United Nations Secretary-General Ban Ki-moon, accompanied by Madam Ban Soon‑taek, arrived in Tarawa, Kiribati, on Sunday afternoon, 4 September, from Honiara, Solomon Islands. Before landing just before dusk, the aircraft flew low over Tarawa so the Secretary-General could observe the layout of the low-lying and narrow island and gain an appreciation of the scale of the challenge Kiribati faces from rising sea levels.
Soon after arrival, the Secretary-General and Mrs. Ban travelled to Eita village for a traditional blessing from villagers and village elders at their maneaba, an open-sided meeting place with a thatched roof. After a welcoming ritual, called katokabunna, a special necklace of leaves was placed around the neck of the Secretary-General and Madam Ban. They also drank coconut juice. The Secretary-General thanked the villagers for their welcome and handed over a symbolic gift.
Later that evening, the Secretary-General and Mrs. Ban attended a dinner hosted by President Anote Tong at State House, at which there were traditional dance performances. In his remarks at that dinner, the Secretary-General said he had come to Kiribati to help raise awareness about the threat of climate change to the country’s way of life and existence. He said Kiribati was on the front of the frontlines of climate change.
In the morning of the next day, Monday, 5 September, the Secretary-General had a working breakfast with the Minister of Environment, Lands and Agricultural Development, Amberoti Nikora, at which the Minister briefed the delegation on development and climate change matters.
After meeting United Nations staff, the Secretary-General visited Abarao settlement and then Tebinikora village to see first hand the impact of rising sea levels and to hear from local people, including children, about their concerns and hopes for United Nations help. In Tebinikora, the Secretary-General could see that some people had moved away from right by the seashore. He heard that wells had become saline and that the Government was providing drinking water. One young boy told the Secretary-General he was afraid to go to bed at night for fear of being inundated by seawater. The Secretary-General vowed to spread the word among world leaders in New York and at climate change and sustainable development meetings.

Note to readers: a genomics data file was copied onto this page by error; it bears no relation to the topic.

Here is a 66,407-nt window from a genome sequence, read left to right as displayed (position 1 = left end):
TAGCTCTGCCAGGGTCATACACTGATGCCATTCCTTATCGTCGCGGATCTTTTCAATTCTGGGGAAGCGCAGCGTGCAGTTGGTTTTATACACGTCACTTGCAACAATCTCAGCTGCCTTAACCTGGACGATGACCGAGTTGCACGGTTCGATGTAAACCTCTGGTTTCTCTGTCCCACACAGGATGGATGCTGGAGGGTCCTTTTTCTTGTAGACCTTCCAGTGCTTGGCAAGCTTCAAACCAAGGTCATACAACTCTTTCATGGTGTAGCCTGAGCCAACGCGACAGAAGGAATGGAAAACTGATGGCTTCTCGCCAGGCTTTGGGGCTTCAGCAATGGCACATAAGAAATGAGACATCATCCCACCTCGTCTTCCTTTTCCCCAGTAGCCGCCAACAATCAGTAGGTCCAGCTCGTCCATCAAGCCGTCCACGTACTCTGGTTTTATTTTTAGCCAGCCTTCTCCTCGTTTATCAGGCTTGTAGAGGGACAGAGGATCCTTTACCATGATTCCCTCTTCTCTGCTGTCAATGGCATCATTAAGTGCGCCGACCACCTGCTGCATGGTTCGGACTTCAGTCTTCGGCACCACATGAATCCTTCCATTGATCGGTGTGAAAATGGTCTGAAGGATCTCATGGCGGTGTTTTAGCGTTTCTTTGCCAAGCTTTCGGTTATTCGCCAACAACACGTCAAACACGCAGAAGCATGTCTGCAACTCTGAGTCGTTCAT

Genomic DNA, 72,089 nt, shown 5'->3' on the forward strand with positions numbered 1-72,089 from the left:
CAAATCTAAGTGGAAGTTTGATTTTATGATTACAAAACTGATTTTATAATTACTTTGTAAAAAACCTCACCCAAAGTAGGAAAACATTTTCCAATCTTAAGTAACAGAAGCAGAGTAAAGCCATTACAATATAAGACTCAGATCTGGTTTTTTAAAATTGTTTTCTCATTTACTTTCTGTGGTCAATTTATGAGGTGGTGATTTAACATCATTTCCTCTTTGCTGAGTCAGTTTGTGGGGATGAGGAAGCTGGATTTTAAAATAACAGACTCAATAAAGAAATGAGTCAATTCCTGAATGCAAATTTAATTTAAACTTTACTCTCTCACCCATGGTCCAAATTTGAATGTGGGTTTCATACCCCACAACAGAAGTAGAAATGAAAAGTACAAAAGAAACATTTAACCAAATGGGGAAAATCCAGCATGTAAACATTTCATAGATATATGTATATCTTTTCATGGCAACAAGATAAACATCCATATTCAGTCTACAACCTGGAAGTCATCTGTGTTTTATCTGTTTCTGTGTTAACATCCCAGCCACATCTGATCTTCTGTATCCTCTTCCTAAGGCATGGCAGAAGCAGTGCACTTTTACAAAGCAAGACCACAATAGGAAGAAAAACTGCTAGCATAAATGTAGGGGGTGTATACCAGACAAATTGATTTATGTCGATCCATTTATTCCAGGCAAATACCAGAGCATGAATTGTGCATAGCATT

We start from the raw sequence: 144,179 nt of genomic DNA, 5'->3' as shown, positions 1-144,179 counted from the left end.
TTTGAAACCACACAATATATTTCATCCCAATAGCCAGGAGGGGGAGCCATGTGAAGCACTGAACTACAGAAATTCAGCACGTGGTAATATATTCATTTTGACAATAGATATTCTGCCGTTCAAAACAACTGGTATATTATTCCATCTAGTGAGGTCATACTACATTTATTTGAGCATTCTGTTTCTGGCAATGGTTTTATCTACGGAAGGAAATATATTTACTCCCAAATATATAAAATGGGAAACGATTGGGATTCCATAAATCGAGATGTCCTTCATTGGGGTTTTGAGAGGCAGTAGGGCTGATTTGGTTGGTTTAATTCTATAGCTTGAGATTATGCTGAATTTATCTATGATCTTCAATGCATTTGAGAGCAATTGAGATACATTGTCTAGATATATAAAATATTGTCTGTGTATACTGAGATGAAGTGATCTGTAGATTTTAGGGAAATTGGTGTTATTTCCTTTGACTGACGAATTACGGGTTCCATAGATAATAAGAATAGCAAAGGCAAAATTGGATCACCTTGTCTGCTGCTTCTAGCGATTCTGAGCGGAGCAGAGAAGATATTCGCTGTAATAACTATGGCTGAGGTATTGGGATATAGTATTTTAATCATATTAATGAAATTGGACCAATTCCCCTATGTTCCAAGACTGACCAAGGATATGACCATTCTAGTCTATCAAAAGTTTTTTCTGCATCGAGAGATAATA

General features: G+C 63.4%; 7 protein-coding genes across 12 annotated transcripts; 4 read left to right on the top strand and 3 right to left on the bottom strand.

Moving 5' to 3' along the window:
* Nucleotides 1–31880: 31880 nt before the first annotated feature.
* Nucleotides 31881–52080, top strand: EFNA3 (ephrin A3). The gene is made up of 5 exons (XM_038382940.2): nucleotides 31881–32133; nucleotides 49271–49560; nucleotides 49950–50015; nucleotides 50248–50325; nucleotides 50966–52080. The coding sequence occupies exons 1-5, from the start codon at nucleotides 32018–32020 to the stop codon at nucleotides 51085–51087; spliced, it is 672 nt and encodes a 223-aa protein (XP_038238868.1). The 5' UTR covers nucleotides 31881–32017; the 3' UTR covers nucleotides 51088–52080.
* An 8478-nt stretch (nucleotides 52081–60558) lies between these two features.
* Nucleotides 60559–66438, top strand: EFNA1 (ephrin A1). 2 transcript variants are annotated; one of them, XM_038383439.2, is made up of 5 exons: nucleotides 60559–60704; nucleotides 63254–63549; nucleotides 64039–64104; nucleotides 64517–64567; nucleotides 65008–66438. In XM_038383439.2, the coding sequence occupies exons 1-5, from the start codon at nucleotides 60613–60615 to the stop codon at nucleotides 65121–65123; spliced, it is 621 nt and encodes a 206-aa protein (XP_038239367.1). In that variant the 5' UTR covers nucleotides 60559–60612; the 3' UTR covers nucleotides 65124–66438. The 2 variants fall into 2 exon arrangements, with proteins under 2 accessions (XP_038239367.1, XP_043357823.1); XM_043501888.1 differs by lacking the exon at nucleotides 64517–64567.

Next the Secretary-General went to the highest point on Tarawa island, just 3 metres above sea level and close to the shoreline. For the Secretary-General, it was a vivid reminder how vulnerable Kiribati is to rising sea levels and potential tidal waves or tsunamis.
Next the Secretary-General visited Bairiki, where he could witness the effects high tides are already having on land, property and residents despite a sea wall.
The Secretary-General then visited the Marine Training Centre at Betio, where young people are trained as sea farers with the aim of securing international employment with merchant shipping companies. The Secretary-General watched young trainees working on a Second World War vintage generator that still functions, and others practicing sea evacuation drills.
Following this, the Secretary-General visited the House of Parliament, known as Maneaba-n-Mangatabu. He met the Speaker of Parliament, Taomati Iuta, and the Leader of the Opposition, Rimeta Beniamina, and then had a working lunch with them and other Kiribati officials. He told them he had been touched and saddened by his visit and that he would redouble his efforts to tackle climate change.
The Secretary-General then travelled to Stewart Causeway, where he and Madam Ban joined President Tong and a group of young people on the beach to plant mangroves as a way to mitigate the effects of climate change on the coastline of Kiribati. The Secretary-General and the President also spoke to the media there.
The Secretary-General, accompanied by Madam Ban, departed for Auckland that afternoon, arriving in New Zealand the same evening.